Meteor Crater

High on my sketch list is a landform 30 miles east on Highway 40 from Flagstaff, Arizona. This is, as writer Bill Bryson says, “the most famous impact site on Earth and a popular tourist attraction”. It is known simply as Meteor Crater.

I left my digs in West Sedona at a quarter to eight for the 90 minute journey to the big depression in the middle of nowhere.

As I headed up Highway 17, from Sedona at 4,350 feet to Flagstaff, at 7,000 feet, the temperature dropped. As I neared Flagstaff the temps hovered just above freezing. This journey was the reason I packed my puffy jacket, gloves, and beanie. It was cold up here with plenty of snow and ice on the ground.

I grazed the outskirts of Flagstaff and then turned east on Highway 40 toward Winslow and New Mexico. Within half an hour I turned south, towards the Meteor Crater.

As you approach the crater, the road is lined with witty signs. Others say, “Four Miles Until Impact”.

Once at the crater I had to find the crater through a maze of admissions, stairs, a gift shop, two theaters, a museum, more stairs, and a corridor or two. But finally I found the observation deck on the rim of the 4,000 foot in diameter crater. It was breathtaking (or maybe just out of breath with all the exertion finding the crater).

What caused this massive 560 foot deep crater? Well scientists surmise that about 50,000 years ago in the Pleistocene Epoch, the Earth was struck by a meteor traveling at about 26,000 miles an hour! The iron-nickel meteorite was about 150 feet wide and weighed several thousand tons. The impact generated a force greater than 20 million tons of TNT. That’s 20,000 kilotons. As a comparison, the atomic bomb dropped on Hiroshima was about 15 kilotons of TNT. Most of the meteorite vaporized during the impact, but a few pieces of the meteor have been recovered.

It’s not everyday that you get to touch a meteor!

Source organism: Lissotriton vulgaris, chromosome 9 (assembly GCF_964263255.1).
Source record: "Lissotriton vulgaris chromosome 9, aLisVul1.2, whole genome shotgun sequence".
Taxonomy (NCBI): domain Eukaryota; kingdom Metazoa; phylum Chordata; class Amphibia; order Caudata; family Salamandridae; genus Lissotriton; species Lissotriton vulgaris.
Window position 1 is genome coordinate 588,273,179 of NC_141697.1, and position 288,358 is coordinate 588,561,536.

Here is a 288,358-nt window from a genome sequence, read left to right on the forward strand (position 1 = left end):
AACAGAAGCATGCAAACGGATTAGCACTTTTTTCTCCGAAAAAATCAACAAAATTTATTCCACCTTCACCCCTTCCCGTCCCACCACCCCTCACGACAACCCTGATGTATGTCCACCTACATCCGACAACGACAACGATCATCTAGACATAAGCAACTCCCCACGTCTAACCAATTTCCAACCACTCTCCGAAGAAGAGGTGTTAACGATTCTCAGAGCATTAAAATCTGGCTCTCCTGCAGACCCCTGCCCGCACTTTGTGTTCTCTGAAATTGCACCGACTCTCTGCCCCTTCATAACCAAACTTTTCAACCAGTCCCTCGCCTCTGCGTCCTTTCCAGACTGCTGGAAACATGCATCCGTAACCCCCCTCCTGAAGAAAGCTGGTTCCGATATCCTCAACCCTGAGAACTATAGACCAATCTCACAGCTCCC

At the museum it is noted on the crater’s vastness and size: “The Crater is large enough for 20 football games to be played simultaneously on its floor, while more than 2 million people could watch from the side slopes.” If there were sporting events occurring in the crater, you would need some good optics to see what was happening down below. And I found some:

Reading about the crater in Bill Bryson’s excellent book, “A Short History of Nearly Everything” was the impetus for my Spring Break Arizona trip and it rekindled my interest in Astronomy.

A pen brush sketch from the upper observation deck.

Phoenix, Sedona, Flagstaff

For my one week spring break I decided to keep it close and sketch, bird, and nature loaf in the Grand Canyon State (without visiting the Grand Canyon). And also see one of the best meteor crater strikes on planet earth along with the observatory where Pluto was discovered.

The Southwest is a landscape of red-rust rocks, olive greens, and blue skies. I would need a slightly different palette to capture the landscapes around Sedona, a different palette than I use in coastal California.

I added some more paints such as quinacridone burnt orange by Daniel Smith to add to the desert colors I would be using in attempting to render the Arizona landscapes before me.

The beginning of any adventure is creating a map. I may or may not stick to the route but it provides the framework for miracles and wonder (featured sketch).

From my digs in Sedona I would be heading north to the colder climes of Flagstaff and then 37 miles east to the Meteor Crater near Winslow. I want to field sketch the crater from its rim. It will be cold, with a high of 45 so I am bringing my October Yellowstone jacket beanie, and gloves.

Once I get the meteor crater in my sketchbook I will head back to Flagstaff to the Lowell Observatory, my sketching target: the Pluto Discovery Dome where the search for Planet X ended as Clyde Tombaugh discovered Pluto on February 18, 1930.

I return to Phoenix and chose to stay west of downtown. The location is near Skyharbor but also about 40 minutes to the famous “Thrasher Spot”. This legendary birding destination is the best place to see the elusive Le Conte’s thrasher (and three other thrasher species). Good thing I have this desert wraith on my life list already. This nemesis bird took a lot of time and legwork to see, but I finally saw a Le Conte’s on January 4, 2019 just west of the landfill at Borrego Springs. But I do not have Bendire’s thrasher and if I see this bird, I will close out all North American thrashers!